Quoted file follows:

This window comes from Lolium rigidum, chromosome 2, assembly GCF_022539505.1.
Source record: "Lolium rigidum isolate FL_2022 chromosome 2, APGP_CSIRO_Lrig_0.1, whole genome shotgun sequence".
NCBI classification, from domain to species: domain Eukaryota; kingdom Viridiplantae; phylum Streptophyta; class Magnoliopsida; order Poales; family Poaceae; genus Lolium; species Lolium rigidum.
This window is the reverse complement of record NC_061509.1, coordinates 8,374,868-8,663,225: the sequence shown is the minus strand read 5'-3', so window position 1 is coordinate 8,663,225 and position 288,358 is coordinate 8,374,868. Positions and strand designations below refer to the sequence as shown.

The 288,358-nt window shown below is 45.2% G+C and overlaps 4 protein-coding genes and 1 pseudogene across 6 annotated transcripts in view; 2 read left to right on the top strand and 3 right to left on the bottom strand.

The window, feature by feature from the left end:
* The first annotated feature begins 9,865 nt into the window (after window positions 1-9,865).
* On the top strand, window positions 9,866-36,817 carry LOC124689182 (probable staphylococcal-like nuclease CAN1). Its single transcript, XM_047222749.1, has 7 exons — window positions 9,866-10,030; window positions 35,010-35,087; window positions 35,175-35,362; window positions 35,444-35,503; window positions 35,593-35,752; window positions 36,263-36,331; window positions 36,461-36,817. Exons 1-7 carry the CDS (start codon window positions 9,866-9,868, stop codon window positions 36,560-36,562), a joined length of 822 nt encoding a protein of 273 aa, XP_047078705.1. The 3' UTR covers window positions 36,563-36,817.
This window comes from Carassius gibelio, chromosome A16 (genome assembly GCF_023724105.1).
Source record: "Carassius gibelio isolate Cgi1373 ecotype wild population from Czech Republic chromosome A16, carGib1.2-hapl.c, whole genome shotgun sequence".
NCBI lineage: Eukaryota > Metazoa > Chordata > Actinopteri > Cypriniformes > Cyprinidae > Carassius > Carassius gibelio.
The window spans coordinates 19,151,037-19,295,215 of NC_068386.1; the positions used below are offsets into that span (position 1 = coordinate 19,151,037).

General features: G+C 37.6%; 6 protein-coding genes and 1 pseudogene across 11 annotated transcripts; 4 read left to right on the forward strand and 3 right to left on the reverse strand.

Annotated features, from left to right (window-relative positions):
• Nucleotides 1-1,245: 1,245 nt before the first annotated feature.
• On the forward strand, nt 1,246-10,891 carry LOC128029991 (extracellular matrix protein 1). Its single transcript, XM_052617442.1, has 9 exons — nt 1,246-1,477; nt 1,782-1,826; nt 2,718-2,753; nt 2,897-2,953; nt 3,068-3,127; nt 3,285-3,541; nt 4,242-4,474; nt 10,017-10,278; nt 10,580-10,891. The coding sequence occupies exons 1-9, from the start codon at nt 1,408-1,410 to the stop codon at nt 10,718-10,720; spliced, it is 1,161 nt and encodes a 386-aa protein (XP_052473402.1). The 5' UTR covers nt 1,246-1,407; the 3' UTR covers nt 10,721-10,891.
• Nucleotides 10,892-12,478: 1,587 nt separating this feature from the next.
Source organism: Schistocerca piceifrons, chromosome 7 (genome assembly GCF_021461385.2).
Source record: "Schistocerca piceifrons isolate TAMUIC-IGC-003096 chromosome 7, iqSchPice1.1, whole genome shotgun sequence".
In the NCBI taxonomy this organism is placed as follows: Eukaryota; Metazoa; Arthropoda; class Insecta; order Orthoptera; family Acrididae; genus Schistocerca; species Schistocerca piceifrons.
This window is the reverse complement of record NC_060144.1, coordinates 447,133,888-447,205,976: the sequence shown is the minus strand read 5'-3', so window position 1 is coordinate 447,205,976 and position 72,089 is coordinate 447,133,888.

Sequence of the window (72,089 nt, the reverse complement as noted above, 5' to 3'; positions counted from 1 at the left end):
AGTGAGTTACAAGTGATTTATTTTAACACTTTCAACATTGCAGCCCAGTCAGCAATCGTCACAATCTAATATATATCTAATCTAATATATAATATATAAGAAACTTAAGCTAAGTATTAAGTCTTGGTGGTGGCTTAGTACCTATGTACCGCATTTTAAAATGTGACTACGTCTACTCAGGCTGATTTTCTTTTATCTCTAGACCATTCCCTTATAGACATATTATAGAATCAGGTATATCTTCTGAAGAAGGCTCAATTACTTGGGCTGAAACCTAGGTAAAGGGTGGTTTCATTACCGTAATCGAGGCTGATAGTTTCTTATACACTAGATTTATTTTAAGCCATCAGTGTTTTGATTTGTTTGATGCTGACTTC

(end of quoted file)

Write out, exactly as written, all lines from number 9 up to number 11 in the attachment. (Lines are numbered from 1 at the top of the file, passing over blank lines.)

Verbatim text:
This window comes from Carassius gibelio, chromosome A16 (genome assembly GCF_023724105.1).
Source record: "Carassius gibelio isolate Cgi1373 ecotype wild population from Czech Republic chromosome A16, carGib1.2-hapl.c, whole genome shotgun sequence".
NCBI lineage: Eukaryota > Metazoa > Chordata > Actinopteri > Cypriniformes > Cyprinidae > Carassius > Carassius gibelio.